To lose a child is always a tragedy. To lose one with such an especially bright and promising future is doubly heartbreaking.

Kiara Simone Wright, an 18-year-old senior and A-honor roll student at North Mecklenburg High School, died April 26, 2011 in an automobile accident.

Kiara, who was to have graduated in June, was driving her 1994 blue Mazda 626, an early graduation present from her parents. She was planning to enter Fayetteville State University to become an elementary teacher.

Kids were special

“She loved to work with children and help the elderly,” said her mother, Joyce Wright. “She learned how to be a responsible, respectful young lady and would do whatever she could to help others – and do it with a smile on her face.”

Fellow student Angelina Washington had known Kiara since the 9th grade. “She loved being around kids,” Angelina said. “She talked about being a teacher and treating kids with respect, because some of her teachers did not. She wanted to be a sweet, nice teacher.”

Kiara was on the February “A” Honor Roll list, her dad, Aaron Wright, said. She was on North Mecklenburg’s Step Team and loved fishing, riding motorcycles (like her dad) and going to the pool with her friends in the summer. She’d just returned Sunday from Spring Break at the beach.

“She was a people person,” Aaron said, “and she loved her friends. They hung around the house and did not want to go home.” He estimated that about 100 of her friends had stopped by the home. Kiara had 924 friends on her Facebook page.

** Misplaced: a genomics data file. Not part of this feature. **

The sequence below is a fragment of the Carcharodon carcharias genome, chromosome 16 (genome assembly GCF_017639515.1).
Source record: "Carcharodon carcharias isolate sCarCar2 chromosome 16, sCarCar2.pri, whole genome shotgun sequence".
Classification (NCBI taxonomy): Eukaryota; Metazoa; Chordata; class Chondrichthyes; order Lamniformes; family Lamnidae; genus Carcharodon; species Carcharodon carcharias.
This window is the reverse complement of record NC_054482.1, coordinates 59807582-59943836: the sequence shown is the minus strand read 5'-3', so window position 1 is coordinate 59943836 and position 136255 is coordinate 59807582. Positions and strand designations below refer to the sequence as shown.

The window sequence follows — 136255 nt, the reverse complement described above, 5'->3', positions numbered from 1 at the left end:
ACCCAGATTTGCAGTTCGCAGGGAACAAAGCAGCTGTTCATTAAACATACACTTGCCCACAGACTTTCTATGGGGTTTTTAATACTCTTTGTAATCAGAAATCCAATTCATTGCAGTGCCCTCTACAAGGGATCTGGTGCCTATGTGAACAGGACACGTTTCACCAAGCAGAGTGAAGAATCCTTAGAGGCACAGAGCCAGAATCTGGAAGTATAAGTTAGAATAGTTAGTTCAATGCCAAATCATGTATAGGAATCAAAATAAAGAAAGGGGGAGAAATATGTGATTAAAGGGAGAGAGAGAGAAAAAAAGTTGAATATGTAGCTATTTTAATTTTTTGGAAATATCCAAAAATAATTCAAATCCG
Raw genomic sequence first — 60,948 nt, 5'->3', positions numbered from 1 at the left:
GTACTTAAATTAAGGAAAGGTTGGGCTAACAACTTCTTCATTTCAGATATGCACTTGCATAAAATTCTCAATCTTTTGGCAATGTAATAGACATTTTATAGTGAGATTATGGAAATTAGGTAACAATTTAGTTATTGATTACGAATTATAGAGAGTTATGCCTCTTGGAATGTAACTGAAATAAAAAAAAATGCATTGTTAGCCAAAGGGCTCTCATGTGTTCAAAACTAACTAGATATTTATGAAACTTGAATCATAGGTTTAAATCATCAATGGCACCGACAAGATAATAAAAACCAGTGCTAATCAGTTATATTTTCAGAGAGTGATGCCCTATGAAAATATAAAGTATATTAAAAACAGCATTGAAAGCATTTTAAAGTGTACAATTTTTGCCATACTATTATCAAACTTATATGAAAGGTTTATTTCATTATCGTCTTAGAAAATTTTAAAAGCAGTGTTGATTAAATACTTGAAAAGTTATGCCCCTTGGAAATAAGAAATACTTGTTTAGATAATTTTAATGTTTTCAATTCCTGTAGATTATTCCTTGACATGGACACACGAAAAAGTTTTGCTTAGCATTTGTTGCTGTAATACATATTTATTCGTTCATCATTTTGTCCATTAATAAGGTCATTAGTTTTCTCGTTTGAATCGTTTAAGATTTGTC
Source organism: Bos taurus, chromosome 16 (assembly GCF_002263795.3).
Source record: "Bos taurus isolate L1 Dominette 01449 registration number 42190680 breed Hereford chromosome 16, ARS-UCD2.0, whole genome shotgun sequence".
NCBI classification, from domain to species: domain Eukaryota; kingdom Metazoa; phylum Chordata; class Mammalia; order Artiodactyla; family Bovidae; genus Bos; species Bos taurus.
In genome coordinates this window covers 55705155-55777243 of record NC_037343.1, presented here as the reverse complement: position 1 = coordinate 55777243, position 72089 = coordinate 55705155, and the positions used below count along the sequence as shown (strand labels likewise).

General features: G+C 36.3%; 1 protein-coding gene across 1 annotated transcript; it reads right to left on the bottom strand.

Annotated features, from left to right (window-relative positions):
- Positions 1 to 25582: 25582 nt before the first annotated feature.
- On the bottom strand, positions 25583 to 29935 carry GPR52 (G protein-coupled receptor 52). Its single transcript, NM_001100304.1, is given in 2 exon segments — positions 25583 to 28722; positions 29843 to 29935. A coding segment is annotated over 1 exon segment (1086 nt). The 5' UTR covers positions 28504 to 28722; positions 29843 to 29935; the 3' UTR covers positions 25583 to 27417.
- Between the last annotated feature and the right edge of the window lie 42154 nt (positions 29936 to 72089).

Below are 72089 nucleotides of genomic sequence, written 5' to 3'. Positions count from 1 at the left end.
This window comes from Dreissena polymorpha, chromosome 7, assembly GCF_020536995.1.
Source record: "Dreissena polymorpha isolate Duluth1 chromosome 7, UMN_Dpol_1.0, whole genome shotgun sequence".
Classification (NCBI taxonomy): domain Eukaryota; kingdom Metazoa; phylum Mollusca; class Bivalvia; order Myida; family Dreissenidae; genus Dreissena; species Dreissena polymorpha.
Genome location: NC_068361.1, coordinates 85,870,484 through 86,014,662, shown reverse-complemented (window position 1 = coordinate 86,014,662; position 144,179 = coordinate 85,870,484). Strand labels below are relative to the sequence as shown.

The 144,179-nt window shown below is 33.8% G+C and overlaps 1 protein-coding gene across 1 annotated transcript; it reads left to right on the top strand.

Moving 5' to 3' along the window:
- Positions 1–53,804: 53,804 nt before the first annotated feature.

Loved people

Friend Shanice Smith said, “She was always a nice person to be around.” Fellow senior Brandi Thomas enjoyed their laughs together. “She was my little sister,” Brandi said.

Angelina said that Kiara “loved hanging out with people, just being around people. If you hurt her, she forgave you and held no grudges. She was so sweet – she didn’t care who you are, she would invite you in and make you feel like a friend. She embraced everybody for whoever they are, and if you were in need, she was there for anything.”

She was there for sweetheart Xavier for more than three years – it would have been four years Sept. 11, he said.

“She helped me every day, just being there for me no matter what,” he said. “She was a loving girl, always happy and cared about everybody. We had talked about getting married.”

For Kiara, there will be no wedding, no college and no teacher’s certificate.

But there will be the memories of her time on this earth. Oh yes, indeed, there will be memories. And many, many tears.
Editor’s note: This is our series called Lives That Matter. Written by Charlotte writer Gerry Hostetler, this weekly feature will profile individuals, recently deceased, who had a positive impact on those around them.

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